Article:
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Gunmen Kill Senior Haqqani Leader in Pakistan

A senior leader and key financier of the al-Qaida-linked Haqqani network, one of the biggest threats to U.S. troops in Afghanistan, has been shot dead on the outskirts of Pakistan's capital.

Taliban sources and intelligence officials say gunmen killed Nasiruddin Haqqani late Sunday in a residential area of Islamabad and his body was taken to the North Waziristan tribal region to be buried.

The killing comes just more than a week after a U.S. drone strike killed Pakistani Taliban chief Hakimullah Mehsud in the North Waziristan tribal district.

The Haqqani network, based in northwestern Pakistan, is an important ally of the Afghan Taliban and has pledged allegiance to its leader, Mullah Omar, though it operates independently.



Security analyst Saad Muhammad Khan, who formerly served in the Pakistani military, told VOA Deewa Radio that it is not unusual for Afghan resistance leaders to operate in Pakistan.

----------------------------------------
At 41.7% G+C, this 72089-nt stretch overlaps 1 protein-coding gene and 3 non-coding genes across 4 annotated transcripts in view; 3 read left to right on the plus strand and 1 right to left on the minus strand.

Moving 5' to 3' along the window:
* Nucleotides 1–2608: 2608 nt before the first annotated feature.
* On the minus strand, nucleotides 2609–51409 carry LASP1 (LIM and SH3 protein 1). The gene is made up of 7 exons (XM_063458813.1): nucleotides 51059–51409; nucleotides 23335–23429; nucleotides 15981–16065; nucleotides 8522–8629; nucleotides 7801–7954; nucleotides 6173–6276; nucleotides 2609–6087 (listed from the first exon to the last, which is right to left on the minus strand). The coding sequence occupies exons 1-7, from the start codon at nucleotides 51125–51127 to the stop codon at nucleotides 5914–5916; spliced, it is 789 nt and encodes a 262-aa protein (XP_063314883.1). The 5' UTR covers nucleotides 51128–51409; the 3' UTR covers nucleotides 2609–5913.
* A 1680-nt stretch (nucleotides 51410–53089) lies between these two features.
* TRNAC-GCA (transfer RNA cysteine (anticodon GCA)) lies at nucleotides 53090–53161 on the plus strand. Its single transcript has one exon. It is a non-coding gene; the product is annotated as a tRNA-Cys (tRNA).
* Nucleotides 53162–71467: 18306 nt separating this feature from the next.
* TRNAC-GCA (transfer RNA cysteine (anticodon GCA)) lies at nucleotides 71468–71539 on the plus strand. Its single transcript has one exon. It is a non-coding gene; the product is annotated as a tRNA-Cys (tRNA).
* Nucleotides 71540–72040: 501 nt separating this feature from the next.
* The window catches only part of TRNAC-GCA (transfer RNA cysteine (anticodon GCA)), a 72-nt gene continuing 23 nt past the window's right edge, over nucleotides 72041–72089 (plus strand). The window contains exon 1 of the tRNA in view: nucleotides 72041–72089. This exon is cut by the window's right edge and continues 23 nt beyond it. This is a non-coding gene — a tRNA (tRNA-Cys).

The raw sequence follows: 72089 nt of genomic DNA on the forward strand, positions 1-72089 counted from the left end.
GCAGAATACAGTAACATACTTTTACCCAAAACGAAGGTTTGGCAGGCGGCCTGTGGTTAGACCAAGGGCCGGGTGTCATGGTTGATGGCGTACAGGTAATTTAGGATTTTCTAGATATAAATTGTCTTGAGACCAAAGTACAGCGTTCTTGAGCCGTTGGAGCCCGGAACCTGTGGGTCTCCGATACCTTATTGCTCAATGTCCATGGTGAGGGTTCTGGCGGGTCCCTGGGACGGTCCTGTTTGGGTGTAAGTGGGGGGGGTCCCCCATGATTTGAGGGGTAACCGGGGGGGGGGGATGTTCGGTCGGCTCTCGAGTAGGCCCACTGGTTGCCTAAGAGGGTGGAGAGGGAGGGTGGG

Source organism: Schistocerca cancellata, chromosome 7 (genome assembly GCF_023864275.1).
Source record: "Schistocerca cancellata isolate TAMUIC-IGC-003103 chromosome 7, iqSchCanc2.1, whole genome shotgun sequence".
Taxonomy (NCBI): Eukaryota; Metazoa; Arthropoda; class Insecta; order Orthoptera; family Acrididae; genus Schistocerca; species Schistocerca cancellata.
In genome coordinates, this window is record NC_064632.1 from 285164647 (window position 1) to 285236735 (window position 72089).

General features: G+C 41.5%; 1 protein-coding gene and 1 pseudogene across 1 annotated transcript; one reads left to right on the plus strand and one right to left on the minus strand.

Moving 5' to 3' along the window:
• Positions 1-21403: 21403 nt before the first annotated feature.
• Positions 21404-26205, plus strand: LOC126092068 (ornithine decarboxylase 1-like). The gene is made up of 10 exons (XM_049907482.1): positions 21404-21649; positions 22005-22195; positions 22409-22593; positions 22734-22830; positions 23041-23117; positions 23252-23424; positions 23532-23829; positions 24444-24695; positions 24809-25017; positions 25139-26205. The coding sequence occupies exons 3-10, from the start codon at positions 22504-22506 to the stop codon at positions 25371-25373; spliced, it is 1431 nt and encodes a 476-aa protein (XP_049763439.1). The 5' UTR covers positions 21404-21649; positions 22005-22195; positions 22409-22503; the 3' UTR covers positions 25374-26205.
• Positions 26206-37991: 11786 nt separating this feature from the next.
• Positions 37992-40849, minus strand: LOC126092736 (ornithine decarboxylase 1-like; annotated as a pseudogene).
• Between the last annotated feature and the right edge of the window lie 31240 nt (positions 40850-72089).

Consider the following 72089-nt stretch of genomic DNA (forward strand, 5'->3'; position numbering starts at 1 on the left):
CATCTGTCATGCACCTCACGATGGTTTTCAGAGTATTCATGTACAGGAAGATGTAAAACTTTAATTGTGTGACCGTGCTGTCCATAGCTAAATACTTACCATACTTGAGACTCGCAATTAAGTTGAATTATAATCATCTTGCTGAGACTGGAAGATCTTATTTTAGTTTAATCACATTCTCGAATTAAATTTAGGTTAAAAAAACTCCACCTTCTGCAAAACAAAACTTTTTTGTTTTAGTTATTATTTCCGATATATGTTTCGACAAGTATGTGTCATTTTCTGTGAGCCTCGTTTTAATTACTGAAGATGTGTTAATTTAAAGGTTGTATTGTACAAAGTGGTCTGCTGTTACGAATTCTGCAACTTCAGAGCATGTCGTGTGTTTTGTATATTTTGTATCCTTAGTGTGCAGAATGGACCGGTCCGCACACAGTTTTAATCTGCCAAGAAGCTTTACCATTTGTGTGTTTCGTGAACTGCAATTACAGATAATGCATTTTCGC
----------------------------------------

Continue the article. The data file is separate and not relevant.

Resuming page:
"There are resistance groups in Afghanistan and it is known already that their leaders are present in Pakistan. Mullah Baradar, he was arrested here [in Pakistan] and some others. The (latest incident) just confirms that they are here."



U.S. officials have accused Pakistan's intelligence agency of supporting the Haqqani network as a key proxy in the Afghan war, an allegation denied by Islamabad.

Washington holds the Haqqanis responsible for some of the most high-profile attacks in Afghanistan, including a 2011 siege of the U.S. embassy and, in 2009, the deadliest attack on the CIA in 25 years.

Nasiruddin Haqqani was considered an important financier and emissary for the network, which is currently led by his brother, Sirajuddin Haqqani. Their father, Jalaluddin Haqqani, founded the group and is well-known for fighting the Soviets after they invaded Afghanistan in 1979.

The United States put the Haqqani network on its terror blacklist in September 2012 and the Pentagon said the group represented a "significant threat" to national security.

The United Nations followed with global sanctions on the network two months later, saying in its designation that the group was linked to al-Qaida, the Islamic Movement of Uzbekistan and a string of militant groups in Pakistan including the TTP.

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